Acoustic Communication by Animals

Photo by "mali mish" on Flickr

Photo by Joe Shlabotnik on Flickr

I’ve just returned from a conference on “Acoustic Communication by Animals” at Cornell University. This was sort of a “vacation conference” for me as it was attended by a broad cross section of bio-acousticians outside of the usual marine mammals and fish folks found in the ocean noise-oriented meetings. With specialists in bats, birds, insects, frogs, hearing physiology and neurology etc., the meeting allowed me to indulge in my generalist predilections; in this case with a presentation on “chorusing.

Chorusing is usually defined as “acoustic signaling produced collectively by a group of individuals whose activity is clustered in both space and time… which may be temporally structured in alternating or synchronous formats.” The point of my paper was to expand the definition to:

Individual response to signals generated by another or other individuals within a group context that unifies the group in an aggregate behavior.

The reasoning behind this expanded definition is to move the discussion  outside of the usual “individual animal’s breeding and territory needs” and into a context of animals behaving as “acoustic communities.” I’m advancing this because I feel that animals subject to the impacts of human enterprise are much more than “bags of protein with behaviors” or “input devices” – definitions by which they often seem to be evaluated. This broader definition also helps explain the stunning flock behavior of starlings and equally stunning schooling behavior of sharks and forage fish.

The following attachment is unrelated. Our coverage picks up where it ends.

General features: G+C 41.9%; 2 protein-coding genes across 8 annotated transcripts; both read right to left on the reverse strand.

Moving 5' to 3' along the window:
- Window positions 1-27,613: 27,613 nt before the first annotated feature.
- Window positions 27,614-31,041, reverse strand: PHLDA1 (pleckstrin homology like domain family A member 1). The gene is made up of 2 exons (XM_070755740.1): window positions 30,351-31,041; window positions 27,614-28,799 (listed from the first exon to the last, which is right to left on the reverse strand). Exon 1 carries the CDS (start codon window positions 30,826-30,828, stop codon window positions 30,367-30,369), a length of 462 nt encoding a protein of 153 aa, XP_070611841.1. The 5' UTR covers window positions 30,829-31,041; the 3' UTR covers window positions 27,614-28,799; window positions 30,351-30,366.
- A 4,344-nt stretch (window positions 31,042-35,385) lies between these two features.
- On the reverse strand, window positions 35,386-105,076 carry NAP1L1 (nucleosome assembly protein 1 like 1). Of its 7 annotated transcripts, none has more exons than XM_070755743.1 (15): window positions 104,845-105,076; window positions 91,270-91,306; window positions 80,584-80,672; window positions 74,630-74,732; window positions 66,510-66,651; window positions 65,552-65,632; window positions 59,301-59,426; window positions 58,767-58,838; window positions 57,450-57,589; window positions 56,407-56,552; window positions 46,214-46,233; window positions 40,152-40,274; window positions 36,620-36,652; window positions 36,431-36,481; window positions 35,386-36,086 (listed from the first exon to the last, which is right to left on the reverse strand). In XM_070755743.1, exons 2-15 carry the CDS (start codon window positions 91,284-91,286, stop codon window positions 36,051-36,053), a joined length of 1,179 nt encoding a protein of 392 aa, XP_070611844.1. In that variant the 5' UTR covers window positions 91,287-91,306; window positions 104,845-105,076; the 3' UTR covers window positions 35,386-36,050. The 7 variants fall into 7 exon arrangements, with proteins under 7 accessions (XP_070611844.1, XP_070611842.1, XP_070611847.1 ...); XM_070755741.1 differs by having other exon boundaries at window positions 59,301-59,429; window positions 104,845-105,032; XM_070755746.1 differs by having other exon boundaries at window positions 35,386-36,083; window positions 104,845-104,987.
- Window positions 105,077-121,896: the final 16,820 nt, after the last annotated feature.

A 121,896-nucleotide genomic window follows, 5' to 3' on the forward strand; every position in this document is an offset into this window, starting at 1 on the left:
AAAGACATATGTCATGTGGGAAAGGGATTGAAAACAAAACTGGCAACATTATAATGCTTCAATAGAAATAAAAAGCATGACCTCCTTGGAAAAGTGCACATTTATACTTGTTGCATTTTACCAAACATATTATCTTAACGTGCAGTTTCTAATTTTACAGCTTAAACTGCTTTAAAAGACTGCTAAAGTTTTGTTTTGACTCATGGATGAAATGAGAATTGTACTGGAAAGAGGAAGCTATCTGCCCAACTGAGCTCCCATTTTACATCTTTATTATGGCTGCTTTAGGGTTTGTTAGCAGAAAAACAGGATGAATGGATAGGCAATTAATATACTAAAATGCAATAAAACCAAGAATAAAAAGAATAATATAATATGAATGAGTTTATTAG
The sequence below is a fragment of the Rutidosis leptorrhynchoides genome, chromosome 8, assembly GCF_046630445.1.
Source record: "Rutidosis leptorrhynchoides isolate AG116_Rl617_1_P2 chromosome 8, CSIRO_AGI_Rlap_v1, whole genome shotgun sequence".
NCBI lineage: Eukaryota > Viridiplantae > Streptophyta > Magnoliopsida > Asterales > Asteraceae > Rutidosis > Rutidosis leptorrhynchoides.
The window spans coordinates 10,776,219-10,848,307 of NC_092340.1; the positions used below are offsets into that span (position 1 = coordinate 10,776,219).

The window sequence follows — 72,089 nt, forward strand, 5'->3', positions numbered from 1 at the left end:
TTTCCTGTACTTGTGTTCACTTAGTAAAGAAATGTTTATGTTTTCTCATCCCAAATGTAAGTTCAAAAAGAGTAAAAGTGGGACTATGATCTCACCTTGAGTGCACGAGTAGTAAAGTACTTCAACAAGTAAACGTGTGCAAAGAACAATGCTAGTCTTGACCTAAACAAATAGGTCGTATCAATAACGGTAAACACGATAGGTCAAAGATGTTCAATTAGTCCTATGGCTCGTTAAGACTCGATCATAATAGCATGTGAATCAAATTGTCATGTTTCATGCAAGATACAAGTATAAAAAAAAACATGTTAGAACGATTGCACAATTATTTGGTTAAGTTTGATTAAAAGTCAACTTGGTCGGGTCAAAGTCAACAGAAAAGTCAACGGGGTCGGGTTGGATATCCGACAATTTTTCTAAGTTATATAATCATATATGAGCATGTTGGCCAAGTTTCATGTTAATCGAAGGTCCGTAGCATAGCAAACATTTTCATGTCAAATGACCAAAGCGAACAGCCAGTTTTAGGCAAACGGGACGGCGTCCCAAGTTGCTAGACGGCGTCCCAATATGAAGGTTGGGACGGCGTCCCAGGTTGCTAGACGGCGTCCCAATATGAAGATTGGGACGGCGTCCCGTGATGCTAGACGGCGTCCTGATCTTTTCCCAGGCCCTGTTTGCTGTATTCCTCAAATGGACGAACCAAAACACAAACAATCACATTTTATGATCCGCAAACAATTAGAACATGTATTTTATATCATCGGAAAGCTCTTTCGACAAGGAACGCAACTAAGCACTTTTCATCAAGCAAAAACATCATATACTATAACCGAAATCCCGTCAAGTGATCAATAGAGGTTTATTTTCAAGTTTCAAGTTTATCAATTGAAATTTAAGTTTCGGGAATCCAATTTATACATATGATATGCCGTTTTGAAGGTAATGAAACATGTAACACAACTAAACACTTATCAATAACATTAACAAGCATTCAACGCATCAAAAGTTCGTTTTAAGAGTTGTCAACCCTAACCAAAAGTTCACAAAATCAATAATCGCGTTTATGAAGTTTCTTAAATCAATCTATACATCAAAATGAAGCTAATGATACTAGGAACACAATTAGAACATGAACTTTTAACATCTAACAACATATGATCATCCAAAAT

In the presentation I qualify both of these behaviors as acoustically stimulated “spatial chorusing.” If you take an individual fish or bird out of these “choruses” and put them in a lab they cease being complete animals. While they are easier to evaluate as specimens, much of what community animals do – and how they are potentially compromised in their habitat by our actions – is lost in translation.

I believe that the aggregate behavior of an acoustic community can tell us much more about species vulnerabilities as well as resilience to human generated noise. Without this consideration we may be missing some opportunities.